The WiMAX industry continues to suffer from delays and a lack of scale, but can now point to signs that volumes may finally be on the way due a growing number of significant deployments by operators such as Packet One in Malaysia, Yota and Comstar in Russia, Cleawire and its MVNO Time Warner Cable in the US, and UQ Communications in Japan.
In this interview with Fumio Watanabe, CTO at Japanese communications provider UQ Communications (UQC) and executive director of its parent KDDI, we hear how Japanese mobile operators are fast running out of network capacity, how KDDI is using all of its access networks to distribute its own loads, and what plans its subsidiary company UQC has to launch WiMAX 2 services.
Japanese mobile WiMAX player UQ Communications and vendor Samsung have published the results of a trial WiMAX 2 802.16m system, which achieved network speeds of 330Mbps.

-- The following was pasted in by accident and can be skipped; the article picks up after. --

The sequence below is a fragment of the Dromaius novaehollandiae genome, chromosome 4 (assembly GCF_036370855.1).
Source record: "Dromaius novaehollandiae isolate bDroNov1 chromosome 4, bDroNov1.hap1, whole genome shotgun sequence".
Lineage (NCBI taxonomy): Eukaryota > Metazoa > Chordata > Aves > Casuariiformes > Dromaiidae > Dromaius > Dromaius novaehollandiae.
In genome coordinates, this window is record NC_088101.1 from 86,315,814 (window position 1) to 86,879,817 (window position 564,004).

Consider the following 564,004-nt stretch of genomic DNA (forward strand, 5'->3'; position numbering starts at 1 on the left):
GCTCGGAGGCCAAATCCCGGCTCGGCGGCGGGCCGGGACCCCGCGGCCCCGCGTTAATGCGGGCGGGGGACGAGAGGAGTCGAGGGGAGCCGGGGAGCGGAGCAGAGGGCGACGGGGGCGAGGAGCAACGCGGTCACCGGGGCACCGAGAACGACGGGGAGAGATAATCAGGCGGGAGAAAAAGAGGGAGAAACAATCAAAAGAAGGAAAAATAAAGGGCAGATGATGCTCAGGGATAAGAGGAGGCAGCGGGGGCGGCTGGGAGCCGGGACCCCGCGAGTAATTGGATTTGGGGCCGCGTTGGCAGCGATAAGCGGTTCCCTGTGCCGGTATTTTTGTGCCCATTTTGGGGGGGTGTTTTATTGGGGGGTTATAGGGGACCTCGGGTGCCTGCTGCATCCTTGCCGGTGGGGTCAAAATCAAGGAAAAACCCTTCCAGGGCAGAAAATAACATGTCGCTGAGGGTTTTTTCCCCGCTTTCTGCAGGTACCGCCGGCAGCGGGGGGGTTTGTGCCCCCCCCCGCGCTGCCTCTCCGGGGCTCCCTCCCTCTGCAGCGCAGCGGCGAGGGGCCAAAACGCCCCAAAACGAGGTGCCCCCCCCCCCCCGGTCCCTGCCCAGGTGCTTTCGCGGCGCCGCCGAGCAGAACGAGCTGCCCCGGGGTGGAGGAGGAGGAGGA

Japan may be home to a high amount of cellular internet users – 87 per cent of the country’s 106 cellphone users go online – but that does not faze Takeshi Tanaka, president of UQ Communications, which is gearing up to launch commercial mobile WiMAX services on 1st July 2009.
WIMAX Vision speaks to Shuichi Kako, associate senior VP at UQ Communications, about the operator’s plans for a nationwide mobile WIMAX network and how UQ intends to differentiate from ’3.5G’ and wireline broadband plays inJapan.
UQ Communications, a 2.5GHz licence holder in Japan, and which counts Intel and Samsung among its investors, has announced it will start trials of its mobile WiMAX service on 26 February. The trial will continue until 30 June this year.